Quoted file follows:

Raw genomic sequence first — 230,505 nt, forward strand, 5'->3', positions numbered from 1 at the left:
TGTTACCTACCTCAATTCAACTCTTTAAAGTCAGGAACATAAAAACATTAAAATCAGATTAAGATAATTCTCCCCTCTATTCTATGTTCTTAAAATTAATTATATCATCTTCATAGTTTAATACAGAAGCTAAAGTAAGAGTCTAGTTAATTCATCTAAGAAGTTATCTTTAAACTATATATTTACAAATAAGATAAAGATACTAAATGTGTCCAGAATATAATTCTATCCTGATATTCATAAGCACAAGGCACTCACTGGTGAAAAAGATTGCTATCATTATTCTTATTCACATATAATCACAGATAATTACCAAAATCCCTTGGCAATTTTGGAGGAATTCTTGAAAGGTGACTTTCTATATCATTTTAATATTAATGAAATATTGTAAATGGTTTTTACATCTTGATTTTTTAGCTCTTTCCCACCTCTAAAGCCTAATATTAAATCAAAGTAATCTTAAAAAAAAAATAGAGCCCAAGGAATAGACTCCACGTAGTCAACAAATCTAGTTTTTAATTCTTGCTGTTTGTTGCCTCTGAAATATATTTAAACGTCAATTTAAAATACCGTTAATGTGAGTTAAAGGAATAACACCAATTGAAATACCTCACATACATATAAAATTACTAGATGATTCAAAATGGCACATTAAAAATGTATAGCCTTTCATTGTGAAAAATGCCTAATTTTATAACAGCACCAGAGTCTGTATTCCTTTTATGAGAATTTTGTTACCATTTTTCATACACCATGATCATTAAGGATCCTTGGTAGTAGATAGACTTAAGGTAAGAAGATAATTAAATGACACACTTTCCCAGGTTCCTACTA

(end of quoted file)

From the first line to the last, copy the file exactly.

Raw genomic sequence first — 230,505 nt, forward strand, 5'->3', positions numbered from 1 at the left:
TGTTACCTACCTCAATTCAACTCTTTAAAGTCAGGAACATAAAAACATTAAAATCAGATTAAGATAATTCTCCCCTCTATTCTATGTTCTTAAAATTAATTATATCATCTTCATAGTTTAATACAGAAGCTAAAGTAAGAGTCTAGTTAATTCATCTAAGAAGTTATCTTTAAACTATATATTTACAAATAAGATAAAGATACTAAATGTGTCCAGAATATAATTCTATCCTGATATTCATAAGCACAAGGCACTCACTGGTGAAAAAGATTGCTATCATTATTCTTATTCACATATAATCACAGATAATTACCAAAATCCCTTGGCAATTTTGGAGGAATTCTTGAAAGGTGACTTTCTATATCATTTTAATATTAATGAAATATTGTAAATGGTTTTTACATCTTGATTTTTTAGCTCTTTCCCACCTCTAAAGCCTAATATTAAATCAAAGTAATCTTAAAAAAAAAATAGAGCCCAAGGAATAGACTCCACGTAGTCAACAAATCTAGTTTTTAATTCTTGCTGTTTGTTGCCTCTGAAATATATTTAAACGTCAATTTAAAATACCGTTAATGTGAGTTAAAGGAATAACACCAATTGAAATACCTCACATACATATAAAATTACTAGATGATTCAAAATGGCACATTAAAAATGTATAGCCTTTCATTGTGAAAAATGCCTAATTTTATAACAGCACCAGAGTCTGTATTCCTTTTATGAGAATTTTGTTACCATTTTTCATACACCATGATCATTAAGGATCCTTGGTAGTAGATAGACTTAAGGTAAGAAGATAATTAAATGACACACTTTCCCAGGTTCCTACTA